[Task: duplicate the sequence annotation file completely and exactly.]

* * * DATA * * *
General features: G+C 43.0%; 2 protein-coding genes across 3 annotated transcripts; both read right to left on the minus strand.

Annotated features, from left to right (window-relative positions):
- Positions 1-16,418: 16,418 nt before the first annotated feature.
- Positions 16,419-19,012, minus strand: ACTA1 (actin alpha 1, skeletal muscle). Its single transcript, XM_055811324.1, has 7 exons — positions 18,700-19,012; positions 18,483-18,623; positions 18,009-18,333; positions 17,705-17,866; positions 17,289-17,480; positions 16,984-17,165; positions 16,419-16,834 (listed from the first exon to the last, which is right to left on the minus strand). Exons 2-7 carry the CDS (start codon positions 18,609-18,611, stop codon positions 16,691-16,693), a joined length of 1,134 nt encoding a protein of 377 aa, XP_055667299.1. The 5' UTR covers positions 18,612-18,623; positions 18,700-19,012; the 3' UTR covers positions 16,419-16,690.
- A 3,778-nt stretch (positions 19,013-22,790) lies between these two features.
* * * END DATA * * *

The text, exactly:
General features: G+C 43.0%; 2 protein-coding genes across 3 annotated transcripts; both read right to left on the minus strand.

Annotated features, from left to right (window-relative positions):
- Positions 1-16,418: 16,418 nt before the first annotated feature.
- Positions 16,419-19,012, minus strand: ACTA1 (actin alpha 1, skeletal muscle). Its single transcript, XM_055811324.1, has 7 exons — positions 18,700-19,012; positions 18,483-18,623; positions 18,009-18,333; positions 17,705-17,866; positions 17,289-17,480; positions 16,984-17,165; positions 16,419-16,834 (listed from the first exon to the last, which is right to left on the minus strand). Exons 2-7 carry the CDS (start codon positions 18,609-18,611, stop codon positions 16,691-16,693), a joined length of 1,134 nt encoding a protein of 377 aa, XP_055667299.1. The 5' UTR covers positions 18,612-18,623; positions 18,700-19,012; the 3' UTR covers positions 16,419-16,690.
- A 3,778-nt stretch (positions 19,013-22,790) lies between these two features.